a1 Institute of Terrestrial Ecology, Bush Estate, Penicuik, Midlothian, EH26 0QB, U.K.
a2 TNO Institute of Environmental Sciences, PO Box 6011, 2600JA AG Delft, The Netherlands
a3 Atmospheric Turbulence and Diffusion Division, National Oceanic and Atmospheric Administration, PO Box 2456, Oak Ridge, TN 37831, U.S.A.
The deposition of reactive gases on terrestrial surfaces is one of the primary mechanisms by which pollutant gases are removed from the atmosphere. The chemical properties of the gases (SO2, NO2, HNO3, HCl) and of the absorbing surfaces lead to differing rates of exchange and controlling processes. The most reactive gases, HNO3, HCl (and for many surfaces NH3) exhibit negligible surface resistances; deposition velocities (Vg) appropriate for short vegetation ranging from 2 to 5 cm s−1, for forests Vg may approach 10 cm s−1. The large rates of deposition for NH3 on moorland and forests lead to annual inputs, in areas with large atmospheric concentrations of NH3 (≥ 5 μg NH3 m−3), ranging from 20 to 60 kg N ha−1. The net exchange of NH3 over cropland, attributable to deposition during vegetative growth and emission of NH3 during senescence, is less well known but believed to be small.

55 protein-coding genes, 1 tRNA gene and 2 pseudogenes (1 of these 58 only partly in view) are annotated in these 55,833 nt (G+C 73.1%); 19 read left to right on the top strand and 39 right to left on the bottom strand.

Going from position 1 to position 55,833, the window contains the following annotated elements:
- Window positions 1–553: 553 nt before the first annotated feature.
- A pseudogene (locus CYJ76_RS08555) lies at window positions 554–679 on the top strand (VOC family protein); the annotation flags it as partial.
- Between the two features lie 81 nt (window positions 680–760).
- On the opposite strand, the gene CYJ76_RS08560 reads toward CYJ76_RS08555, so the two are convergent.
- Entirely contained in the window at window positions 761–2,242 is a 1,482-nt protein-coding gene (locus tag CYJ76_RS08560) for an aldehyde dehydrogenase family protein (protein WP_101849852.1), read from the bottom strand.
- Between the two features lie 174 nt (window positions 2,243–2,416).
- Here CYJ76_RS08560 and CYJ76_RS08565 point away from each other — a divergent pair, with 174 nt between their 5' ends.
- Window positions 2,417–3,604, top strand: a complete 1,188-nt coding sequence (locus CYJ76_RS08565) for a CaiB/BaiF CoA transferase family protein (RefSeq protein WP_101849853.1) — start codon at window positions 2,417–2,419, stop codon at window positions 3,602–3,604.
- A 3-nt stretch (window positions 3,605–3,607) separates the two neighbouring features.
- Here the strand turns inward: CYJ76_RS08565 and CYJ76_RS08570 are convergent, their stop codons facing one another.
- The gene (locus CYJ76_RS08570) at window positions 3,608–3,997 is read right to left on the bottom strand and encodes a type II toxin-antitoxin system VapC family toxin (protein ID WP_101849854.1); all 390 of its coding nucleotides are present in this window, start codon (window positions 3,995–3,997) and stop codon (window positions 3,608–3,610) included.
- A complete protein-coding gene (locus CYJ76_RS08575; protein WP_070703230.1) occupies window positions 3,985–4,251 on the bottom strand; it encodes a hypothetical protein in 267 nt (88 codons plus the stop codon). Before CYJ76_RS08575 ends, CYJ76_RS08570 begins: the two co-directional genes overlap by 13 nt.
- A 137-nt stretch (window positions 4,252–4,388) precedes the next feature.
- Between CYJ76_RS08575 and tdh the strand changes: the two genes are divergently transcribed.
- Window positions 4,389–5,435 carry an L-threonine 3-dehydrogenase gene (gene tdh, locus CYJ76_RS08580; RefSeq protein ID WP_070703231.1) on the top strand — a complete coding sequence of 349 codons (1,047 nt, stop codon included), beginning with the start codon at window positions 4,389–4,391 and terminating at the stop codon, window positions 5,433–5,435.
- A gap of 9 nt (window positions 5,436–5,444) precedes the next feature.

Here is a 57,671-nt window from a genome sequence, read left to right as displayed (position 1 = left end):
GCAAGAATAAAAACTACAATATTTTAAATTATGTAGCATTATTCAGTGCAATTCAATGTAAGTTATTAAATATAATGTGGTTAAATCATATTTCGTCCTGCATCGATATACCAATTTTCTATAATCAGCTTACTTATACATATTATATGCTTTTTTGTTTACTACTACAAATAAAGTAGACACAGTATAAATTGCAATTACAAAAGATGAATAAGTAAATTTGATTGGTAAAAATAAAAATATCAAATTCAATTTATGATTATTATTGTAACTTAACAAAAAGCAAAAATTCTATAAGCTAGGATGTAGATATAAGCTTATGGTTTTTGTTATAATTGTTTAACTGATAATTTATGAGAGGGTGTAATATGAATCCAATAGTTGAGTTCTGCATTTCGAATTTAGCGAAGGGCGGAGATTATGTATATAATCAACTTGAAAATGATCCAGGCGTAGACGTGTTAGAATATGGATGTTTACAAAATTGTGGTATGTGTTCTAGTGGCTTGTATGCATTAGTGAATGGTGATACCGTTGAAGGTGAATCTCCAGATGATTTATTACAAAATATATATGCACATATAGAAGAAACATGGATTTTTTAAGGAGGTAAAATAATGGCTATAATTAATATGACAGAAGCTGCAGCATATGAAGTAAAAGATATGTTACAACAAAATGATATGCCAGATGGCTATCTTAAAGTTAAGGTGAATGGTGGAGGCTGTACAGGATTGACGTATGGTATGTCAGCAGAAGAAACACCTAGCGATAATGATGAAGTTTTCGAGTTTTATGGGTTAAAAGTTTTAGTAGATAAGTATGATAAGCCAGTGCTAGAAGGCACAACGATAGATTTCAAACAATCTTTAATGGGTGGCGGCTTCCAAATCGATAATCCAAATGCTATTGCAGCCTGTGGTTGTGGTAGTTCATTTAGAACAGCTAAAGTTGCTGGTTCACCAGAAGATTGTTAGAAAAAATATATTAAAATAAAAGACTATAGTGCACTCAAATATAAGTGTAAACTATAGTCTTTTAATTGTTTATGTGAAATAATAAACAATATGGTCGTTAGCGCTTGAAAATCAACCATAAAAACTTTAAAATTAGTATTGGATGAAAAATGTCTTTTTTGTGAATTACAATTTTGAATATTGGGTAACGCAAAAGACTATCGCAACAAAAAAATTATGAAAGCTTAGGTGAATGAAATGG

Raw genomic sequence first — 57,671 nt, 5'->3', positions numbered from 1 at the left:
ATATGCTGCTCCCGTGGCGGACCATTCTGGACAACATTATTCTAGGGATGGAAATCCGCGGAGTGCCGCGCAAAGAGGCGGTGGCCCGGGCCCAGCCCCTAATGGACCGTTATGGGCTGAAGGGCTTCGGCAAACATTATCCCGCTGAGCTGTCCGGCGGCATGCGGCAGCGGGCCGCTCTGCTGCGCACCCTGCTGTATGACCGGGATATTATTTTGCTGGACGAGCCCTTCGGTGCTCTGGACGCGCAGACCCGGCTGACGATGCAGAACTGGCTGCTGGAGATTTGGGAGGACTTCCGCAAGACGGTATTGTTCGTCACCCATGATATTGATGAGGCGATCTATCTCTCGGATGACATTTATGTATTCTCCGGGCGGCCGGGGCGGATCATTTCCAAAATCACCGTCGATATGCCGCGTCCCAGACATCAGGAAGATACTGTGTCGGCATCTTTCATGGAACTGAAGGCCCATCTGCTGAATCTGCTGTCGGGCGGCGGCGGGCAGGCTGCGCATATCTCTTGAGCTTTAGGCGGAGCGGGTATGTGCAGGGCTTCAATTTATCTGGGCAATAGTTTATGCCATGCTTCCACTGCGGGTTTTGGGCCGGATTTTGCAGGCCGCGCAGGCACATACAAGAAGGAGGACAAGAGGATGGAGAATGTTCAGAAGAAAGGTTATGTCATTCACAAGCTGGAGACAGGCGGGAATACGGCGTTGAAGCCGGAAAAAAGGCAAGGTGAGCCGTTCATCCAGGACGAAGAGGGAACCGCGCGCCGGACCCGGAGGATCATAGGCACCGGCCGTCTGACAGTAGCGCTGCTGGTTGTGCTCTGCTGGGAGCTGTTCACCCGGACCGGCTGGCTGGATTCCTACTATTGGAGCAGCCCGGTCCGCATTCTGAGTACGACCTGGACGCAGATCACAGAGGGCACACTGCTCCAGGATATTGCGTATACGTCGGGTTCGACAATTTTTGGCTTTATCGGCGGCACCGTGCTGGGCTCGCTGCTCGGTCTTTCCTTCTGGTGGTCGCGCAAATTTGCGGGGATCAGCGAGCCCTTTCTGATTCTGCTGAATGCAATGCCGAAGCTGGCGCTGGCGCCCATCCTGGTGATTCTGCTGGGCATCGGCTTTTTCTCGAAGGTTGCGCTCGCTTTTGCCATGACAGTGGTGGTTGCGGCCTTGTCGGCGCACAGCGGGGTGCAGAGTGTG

The co-deposition of NH3 and SO2 on external surfaces of plant canopies is believed to enhance SO2deposition with reported deposition velocities over short vegetation of 2.0 cm s−1.
Rates of cloud droplet deposition to vegetation have been shown to be very similar to rates of momentum deposition (i.e. Vt ≈ ram−1). These findings provide the basis for estimates of cloud deposition inputs of major ions to upland Britain where they may contribute up to 30% of the wet deposited sulphur and nitrogen.